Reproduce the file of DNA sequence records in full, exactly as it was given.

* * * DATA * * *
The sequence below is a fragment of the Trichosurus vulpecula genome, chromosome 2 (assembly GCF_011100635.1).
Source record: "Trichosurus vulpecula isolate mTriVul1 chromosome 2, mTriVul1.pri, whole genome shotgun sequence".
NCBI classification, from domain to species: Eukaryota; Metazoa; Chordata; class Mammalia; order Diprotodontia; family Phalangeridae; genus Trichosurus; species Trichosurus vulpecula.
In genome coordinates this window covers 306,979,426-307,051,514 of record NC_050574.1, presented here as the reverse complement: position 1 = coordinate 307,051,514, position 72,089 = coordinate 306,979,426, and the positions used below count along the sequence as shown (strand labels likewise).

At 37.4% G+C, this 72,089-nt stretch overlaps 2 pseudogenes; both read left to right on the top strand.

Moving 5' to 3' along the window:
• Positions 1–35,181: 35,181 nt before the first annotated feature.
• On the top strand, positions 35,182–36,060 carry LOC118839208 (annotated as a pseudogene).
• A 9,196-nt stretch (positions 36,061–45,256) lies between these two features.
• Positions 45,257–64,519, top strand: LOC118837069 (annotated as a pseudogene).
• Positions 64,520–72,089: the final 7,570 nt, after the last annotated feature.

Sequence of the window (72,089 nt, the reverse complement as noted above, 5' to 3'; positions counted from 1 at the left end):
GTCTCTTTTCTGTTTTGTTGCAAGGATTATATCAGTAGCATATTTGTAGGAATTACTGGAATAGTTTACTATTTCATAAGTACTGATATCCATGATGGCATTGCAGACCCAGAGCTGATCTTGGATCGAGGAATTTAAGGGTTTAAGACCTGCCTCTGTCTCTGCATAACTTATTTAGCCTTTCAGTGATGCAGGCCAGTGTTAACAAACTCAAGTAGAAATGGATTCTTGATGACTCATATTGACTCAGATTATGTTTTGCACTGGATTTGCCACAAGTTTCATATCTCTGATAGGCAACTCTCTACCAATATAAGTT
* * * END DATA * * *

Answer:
The sequence below is a fragment of the Trichosurus vulpecula genome, chromosome 2 (assembly GCF_011100635.1).
Source record: "Trichosurus vulpecula isolate mTriVul1 chromosome 2, mTriVul1.pri, whole genome shotgun sequence".
NCBI classification, from domain to species: Eukaryota; Metazoa; Chordata; class Mammalia; order Diprotodontia; family Phalangeridae; genus Trichosurus; species Trichosurus vulpecula.
In genome coordinates this window covers 306,979,426-307,051,514 of record NC_050574.1, presented here as the reverse complement: position 1 = coordinate 307,051,514, position 72,089 = coordinate 306,979,426, and the positions used below count along the sequence as shown (strand labels likewise).

At 37.4% G+C, this 72,089-nt stretch overlaps 2 pseudogenes; both read left to right on the top strand.

Moving 5' to 3' along the window:
• Positions 1–35,181: 35,181 nt before the first annotated feature.
• On the top strand, positions 35,182–36,060 carry LOC118839208 (annotated as a pseudogene).
• A 9,196-nt stretch (positions 36,061–45,256) lies between these two features.
• Positions 45,257–64,519, top strand: LOC118837069 (annotated as a pseudogene).
• Positions 64,520–72,089: the final 7,570 nt, after the last annotated feature.

Sequence of the window (72,089 nt, the reverse complement as noted above, 5' to 3'; positions counted from 1 at the left end):
GTCTCTTTTCTGTTTTGTTGCAAGGATTATATCAGTAGCATATTTGTAGGAATTACTGGAATAGTTTACTATTTCATAAGTACTGATATCCATGATGGCATTGCAGACCCAGAGCTGATCTTGGATCGAGGAATTTAAGGGTTTAAGACCTGCCTCTGTCTCTGCATAACTTATTTAGCCTTTCAGTGATGCAGGCCAGTGTTAACAAACTCAAGTAGAAATGGATTCTTGATGACTCATATTGACTCAGATTATGTTTTGCACTGGATTTGCCACAAGTTTCATATCTCTGATAGGCAACTCTCTACCAATATAAGTT